During this period, the photographic color negative film became popular among Chinese families to record their special occasions.
“Beijing Silvermine started in May 2009 out of my meeting with a man called Xiao Ma, who works in a recycling zone north of town [Beijing], where part of the city’s garbage ends up,” Sauvin tells PetaPixel. “[Ma] solely concentrates on the trash containing silver nitrate, which essentially means hospital X-rays, but also negative film.
“Before drowning it all in a big pool of acid to collect this precious silver, he agreed to sell me negative film by the kilo (2.2 lbs.), and that’s how the Beijing Silvermine project was born.”
When Sauvin, who has lived in Beijing for 12 years, scanned the old negatives that he bought stuffed in rice sacks, he found a treasure trove of images that showed China’s cultural history and practices that are little known in the West. There are photos of people posing with their TVs and refrigerators (they were luxury goods then) at home, women posing with flowers, and people interacting with statues or sculptures in public places and theme parks. There are records of marriages, ceremonies, family outings, and celebrations with friends and relatives.
The films are mostly Kodak, Fuji, and Konica and the Lucky brand made in China. The images show good color and contrast except for the ones shot on Lucky. When they are in bad condition, it’s the chemicals that start decaying, but the results can still be amazingly beautiful in their own way.
Sauvin does not clean or retouch the negatives as he wants the photos to show their age and be representative of how he found them.
“I salvaged them as they were on the threshold of being destroyed, piled on a dusty floor next to a pool of acid,” reasons Sauvin. “These scars are part of what they are. I don’t want to erase that.”
The Beijing Silvermine has 1.2 million negatives in its archives, out of which 850,000 have already been scanned. And a good part of the remaining 30% Sauvin has decided are not currently suitable for this project. He, however, does not discard any negatives as he feels that what is not important today may become very sought after in ten years.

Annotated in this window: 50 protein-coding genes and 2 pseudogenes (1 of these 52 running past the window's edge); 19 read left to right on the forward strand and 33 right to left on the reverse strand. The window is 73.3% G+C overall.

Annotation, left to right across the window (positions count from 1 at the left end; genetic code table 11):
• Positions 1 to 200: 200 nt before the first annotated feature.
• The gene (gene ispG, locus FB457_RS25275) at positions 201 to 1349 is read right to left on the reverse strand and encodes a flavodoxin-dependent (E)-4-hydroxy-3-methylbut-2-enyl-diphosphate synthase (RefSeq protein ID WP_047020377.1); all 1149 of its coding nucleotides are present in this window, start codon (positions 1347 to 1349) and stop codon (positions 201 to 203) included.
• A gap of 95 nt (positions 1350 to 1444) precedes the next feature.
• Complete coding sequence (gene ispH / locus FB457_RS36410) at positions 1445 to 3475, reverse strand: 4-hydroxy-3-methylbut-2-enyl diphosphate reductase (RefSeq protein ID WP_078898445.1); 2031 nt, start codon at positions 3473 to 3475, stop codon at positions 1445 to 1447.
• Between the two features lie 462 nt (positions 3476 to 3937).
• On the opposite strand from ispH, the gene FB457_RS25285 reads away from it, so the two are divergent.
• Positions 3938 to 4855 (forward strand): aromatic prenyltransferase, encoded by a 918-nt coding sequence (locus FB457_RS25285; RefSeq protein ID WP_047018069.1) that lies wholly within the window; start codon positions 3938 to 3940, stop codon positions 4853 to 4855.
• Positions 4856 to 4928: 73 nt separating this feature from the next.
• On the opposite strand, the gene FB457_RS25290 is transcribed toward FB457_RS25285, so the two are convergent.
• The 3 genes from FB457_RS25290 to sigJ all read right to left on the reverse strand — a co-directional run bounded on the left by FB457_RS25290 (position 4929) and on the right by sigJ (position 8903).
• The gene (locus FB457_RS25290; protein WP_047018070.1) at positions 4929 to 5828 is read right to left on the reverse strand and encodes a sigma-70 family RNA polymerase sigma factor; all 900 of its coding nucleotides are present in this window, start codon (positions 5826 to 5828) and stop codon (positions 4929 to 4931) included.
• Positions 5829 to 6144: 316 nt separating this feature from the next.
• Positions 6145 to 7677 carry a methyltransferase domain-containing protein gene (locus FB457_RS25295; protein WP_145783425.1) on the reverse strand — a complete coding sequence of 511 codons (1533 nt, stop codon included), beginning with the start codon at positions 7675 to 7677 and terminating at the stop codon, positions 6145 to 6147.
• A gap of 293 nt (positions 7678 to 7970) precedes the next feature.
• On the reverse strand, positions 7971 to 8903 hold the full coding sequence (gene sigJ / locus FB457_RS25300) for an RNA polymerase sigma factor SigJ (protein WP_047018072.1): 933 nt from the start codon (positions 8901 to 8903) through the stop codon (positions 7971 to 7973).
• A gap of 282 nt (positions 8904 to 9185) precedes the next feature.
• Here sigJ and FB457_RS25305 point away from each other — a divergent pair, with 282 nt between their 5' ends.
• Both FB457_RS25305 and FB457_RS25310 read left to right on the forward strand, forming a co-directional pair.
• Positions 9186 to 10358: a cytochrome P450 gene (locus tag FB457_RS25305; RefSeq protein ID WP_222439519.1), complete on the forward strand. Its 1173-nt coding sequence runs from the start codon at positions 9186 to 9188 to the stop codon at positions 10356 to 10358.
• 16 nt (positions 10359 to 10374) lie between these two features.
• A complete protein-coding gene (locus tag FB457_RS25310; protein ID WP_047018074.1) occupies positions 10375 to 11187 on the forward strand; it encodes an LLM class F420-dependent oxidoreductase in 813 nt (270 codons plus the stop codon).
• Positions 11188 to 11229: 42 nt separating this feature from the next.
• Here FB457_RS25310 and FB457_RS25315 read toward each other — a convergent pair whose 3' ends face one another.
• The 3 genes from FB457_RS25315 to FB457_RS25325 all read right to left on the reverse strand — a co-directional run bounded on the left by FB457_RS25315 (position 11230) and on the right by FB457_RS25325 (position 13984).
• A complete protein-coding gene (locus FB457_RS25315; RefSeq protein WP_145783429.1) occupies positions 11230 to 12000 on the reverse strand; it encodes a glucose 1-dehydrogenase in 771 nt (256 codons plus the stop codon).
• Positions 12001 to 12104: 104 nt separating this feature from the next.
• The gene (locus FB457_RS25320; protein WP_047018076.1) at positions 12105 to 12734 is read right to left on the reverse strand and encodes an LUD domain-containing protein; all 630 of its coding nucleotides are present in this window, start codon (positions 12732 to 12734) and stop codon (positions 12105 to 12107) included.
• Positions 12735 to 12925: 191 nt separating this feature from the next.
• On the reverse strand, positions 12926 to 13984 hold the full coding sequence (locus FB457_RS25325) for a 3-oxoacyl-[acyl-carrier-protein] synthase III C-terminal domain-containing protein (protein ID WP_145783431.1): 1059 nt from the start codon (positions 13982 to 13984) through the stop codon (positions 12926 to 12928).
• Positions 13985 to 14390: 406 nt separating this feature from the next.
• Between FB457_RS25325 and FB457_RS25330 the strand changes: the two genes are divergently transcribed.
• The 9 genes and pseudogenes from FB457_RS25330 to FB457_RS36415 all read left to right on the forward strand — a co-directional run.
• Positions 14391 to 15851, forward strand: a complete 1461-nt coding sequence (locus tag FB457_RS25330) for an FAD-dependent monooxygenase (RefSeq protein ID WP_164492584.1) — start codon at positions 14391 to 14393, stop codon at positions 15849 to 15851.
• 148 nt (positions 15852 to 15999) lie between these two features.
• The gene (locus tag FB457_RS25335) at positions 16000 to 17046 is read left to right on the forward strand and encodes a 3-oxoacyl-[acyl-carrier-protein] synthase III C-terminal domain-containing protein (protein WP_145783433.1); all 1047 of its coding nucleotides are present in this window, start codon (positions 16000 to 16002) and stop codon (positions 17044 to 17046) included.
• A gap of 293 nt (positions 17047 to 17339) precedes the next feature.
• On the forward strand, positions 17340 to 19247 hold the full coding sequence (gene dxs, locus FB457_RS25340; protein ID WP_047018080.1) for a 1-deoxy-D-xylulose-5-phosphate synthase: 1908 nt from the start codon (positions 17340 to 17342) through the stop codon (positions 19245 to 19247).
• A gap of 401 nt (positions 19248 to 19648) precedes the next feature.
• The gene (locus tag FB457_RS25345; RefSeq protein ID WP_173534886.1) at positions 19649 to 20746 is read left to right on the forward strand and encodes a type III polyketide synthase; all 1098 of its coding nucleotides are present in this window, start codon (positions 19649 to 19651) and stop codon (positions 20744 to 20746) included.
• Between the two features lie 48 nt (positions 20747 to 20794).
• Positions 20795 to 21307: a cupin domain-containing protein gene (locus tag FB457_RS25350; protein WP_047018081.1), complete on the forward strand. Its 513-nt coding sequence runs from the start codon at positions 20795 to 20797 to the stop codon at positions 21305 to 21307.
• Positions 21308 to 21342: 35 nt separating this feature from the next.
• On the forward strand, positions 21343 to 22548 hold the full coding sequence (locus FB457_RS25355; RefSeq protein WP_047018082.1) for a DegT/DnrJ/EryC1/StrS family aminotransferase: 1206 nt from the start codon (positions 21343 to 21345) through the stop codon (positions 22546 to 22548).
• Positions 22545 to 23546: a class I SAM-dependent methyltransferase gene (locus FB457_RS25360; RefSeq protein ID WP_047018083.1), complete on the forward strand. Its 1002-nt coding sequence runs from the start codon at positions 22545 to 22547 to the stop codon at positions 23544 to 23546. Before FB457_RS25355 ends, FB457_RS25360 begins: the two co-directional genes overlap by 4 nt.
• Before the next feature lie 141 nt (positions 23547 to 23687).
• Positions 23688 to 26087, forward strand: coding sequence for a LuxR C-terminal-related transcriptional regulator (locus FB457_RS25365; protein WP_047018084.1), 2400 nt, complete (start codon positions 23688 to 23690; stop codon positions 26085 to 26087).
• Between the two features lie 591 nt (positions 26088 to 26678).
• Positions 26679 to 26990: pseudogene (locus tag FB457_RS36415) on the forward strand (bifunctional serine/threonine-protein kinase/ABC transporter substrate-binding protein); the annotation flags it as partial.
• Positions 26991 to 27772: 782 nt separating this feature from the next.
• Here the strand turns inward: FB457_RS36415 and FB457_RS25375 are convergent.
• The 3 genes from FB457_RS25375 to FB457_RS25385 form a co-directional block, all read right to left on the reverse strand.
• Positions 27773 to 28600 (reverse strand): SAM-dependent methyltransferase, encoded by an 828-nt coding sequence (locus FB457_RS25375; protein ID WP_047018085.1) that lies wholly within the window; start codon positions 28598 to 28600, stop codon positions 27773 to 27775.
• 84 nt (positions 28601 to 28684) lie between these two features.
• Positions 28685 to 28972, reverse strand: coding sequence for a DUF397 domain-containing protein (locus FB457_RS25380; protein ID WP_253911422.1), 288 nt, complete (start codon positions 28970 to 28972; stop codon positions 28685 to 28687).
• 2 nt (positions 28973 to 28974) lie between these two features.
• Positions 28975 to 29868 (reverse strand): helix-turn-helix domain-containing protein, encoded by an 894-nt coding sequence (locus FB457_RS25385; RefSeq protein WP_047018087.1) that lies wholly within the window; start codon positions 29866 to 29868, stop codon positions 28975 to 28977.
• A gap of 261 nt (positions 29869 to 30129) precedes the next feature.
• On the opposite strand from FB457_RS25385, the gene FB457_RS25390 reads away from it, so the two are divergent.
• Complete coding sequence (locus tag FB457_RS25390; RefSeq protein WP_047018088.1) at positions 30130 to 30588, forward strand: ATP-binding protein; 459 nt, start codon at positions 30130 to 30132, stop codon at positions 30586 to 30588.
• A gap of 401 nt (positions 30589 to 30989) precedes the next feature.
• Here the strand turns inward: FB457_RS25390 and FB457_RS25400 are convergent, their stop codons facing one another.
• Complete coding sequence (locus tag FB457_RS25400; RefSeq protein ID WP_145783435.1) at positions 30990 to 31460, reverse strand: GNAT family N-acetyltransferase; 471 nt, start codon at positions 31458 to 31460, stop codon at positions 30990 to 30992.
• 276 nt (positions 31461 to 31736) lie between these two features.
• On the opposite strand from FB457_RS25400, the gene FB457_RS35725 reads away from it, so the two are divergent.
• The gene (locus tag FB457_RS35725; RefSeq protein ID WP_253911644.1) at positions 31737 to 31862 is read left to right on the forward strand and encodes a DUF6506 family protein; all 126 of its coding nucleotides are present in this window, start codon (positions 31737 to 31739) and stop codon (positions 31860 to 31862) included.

Sauvin has contracted a person in China who digitizes these negatives using an Epson Expression 12000XL Graphic Arts Scanner. This is a large-sized flat-bed scanner with a built-in film attachment on the top. Multiple negatives are scanned with the provided negative holders in a single operation.
The entire archive has been digitized at 10x15cm (4×6 inches) at 300 dpi, yielding 6 MB image files. When it comes to publication and exhibition, the original negatives are scanned again at a much higher resolution of 6,400dpi, producing a file of about 150MB each.
95% of the negatives are in color, and 35mm color negative was the most popular film format in China in the late 80s and 90s. Some of the photos are B&W and 6×6.
Sauvin does not use cloud storage to back up his project but rather Synology NAS (Network Attached Storage). His negatives, which were originally stored in paper boxes, have now been transferred to plastic containers.
The Chinese government has not had any issues with Sauvin’s project as the whole project is rather respectful of the culture. It is merely a historical record of the past and popular social practices, many of which have disappeared today but are worth saving for posterity.
There is a surprising number of photos of people smoking at weddings. Sauvin learned that Chinese brides would light cigarettes for male guests to thank them for attending.
“It’s interesting to be able to write a little piece of history from discarded intimate photos,” explains Sauvin. “In my book Until Death Do Us Part published in 2015 by Jiazazhi, I focused on the role that cigarettes play in Chinese weddings. This title is fairly successful in China, probably because it invites us to look at the past with a hint of humor. Let’s say that smoking cigarette bongs at your wedding is not as trendy now as it was then.”